The BBC has been criticised for investing so heavily in digital channels and online distribution – using public funding to gain a competative advantage. Not so, according to the DG Mark Thompson. The BBC is simply finding new channels to distribute existing content.
What I find interesting here is the way we still seem to rigidly associate content with distribution. There are many cases of content producers fighting to remove content from youtube or google video and the industry's battle with Bittorrent is well documented. John Dale has written much on th subject of file sharing.
In an age of RSS, Podcasts and Vodcasts, should we be taking a revolutionary approach to distribution? Instead of locking content into specific channels, should we democratise access, should companies get over the loss of distribution control and instead concentrate on promotion and content creation.
Here's an interesting thought. Nike own the brand. They outsource production and outsource distribution. What Nike does is marketing.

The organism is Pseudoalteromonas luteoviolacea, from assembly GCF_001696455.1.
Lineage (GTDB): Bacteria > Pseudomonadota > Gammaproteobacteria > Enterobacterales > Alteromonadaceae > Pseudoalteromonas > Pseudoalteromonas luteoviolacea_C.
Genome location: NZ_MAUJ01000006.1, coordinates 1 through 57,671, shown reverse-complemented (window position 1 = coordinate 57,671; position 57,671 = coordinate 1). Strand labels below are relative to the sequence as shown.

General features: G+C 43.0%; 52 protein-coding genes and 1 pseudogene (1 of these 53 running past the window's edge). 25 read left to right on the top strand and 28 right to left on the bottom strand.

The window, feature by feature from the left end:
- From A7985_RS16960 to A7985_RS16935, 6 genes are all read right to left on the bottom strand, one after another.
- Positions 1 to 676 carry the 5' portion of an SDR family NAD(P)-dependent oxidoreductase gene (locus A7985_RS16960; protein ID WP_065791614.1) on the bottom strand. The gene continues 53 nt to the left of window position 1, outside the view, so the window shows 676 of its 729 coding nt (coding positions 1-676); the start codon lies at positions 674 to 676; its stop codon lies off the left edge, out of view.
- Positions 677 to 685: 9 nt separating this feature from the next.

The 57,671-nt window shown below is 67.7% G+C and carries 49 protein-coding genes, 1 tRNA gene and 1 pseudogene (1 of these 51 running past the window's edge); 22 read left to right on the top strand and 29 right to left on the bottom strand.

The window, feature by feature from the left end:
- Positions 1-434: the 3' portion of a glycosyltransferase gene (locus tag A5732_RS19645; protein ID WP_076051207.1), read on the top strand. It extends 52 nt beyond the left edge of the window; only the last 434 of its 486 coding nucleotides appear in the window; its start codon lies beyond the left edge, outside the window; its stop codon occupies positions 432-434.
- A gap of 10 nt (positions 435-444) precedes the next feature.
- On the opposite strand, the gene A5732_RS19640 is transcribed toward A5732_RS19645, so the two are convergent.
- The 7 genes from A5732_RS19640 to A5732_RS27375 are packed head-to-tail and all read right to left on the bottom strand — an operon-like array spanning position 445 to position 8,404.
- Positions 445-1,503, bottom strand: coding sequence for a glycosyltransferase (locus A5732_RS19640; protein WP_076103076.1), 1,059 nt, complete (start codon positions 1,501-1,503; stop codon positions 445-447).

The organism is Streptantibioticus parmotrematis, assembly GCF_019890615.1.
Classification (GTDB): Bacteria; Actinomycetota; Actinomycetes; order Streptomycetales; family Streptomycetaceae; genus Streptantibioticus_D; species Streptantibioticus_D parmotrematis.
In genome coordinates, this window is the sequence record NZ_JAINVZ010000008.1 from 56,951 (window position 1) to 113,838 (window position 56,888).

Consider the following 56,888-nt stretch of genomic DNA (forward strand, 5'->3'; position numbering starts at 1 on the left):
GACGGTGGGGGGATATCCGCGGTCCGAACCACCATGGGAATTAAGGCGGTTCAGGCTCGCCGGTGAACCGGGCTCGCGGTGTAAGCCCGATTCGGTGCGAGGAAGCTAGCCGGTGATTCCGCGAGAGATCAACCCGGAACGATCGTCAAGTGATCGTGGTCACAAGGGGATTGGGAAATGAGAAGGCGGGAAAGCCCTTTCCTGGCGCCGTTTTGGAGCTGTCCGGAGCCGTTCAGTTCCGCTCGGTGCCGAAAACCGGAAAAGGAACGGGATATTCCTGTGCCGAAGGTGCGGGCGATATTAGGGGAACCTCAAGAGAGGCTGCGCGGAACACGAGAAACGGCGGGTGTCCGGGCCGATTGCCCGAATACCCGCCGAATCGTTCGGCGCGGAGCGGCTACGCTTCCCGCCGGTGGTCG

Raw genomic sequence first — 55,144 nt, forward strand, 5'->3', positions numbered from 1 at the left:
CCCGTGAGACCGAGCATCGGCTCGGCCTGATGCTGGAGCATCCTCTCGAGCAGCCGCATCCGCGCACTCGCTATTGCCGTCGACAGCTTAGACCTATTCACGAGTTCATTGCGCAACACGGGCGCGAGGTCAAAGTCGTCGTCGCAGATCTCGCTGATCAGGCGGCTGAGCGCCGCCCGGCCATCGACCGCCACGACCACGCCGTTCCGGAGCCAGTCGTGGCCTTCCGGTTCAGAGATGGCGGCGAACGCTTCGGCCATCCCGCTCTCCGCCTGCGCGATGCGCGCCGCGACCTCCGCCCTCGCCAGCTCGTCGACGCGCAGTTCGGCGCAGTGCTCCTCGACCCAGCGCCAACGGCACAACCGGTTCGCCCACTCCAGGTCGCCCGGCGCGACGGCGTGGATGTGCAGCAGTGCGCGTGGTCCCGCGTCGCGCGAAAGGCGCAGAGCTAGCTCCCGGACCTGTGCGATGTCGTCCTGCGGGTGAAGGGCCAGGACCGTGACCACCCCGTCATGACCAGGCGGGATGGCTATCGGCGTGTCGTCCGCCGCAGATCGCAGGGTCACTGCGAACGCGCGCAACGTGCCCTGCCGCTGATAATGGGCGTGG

Does the same model work for broadcasters. The BBC (or another company) creates concepts and manages the brand, outsources production (which is how it operates anyway), and doesn't get too upset about who distributes it. The BBC (or other) become predominantly brand managers.
I pull my media content from a number of sources – the Guardian, the BBC, Channel 4, Radio 1 through 5, the cinema, Amazon DVD rental and so on. Does it actually matter that I have to go to a BBC site to get BBC content? My RSS reader already pulls together a range of information sources outside of their normal distribution content. Why shouldn't I get all my media this way.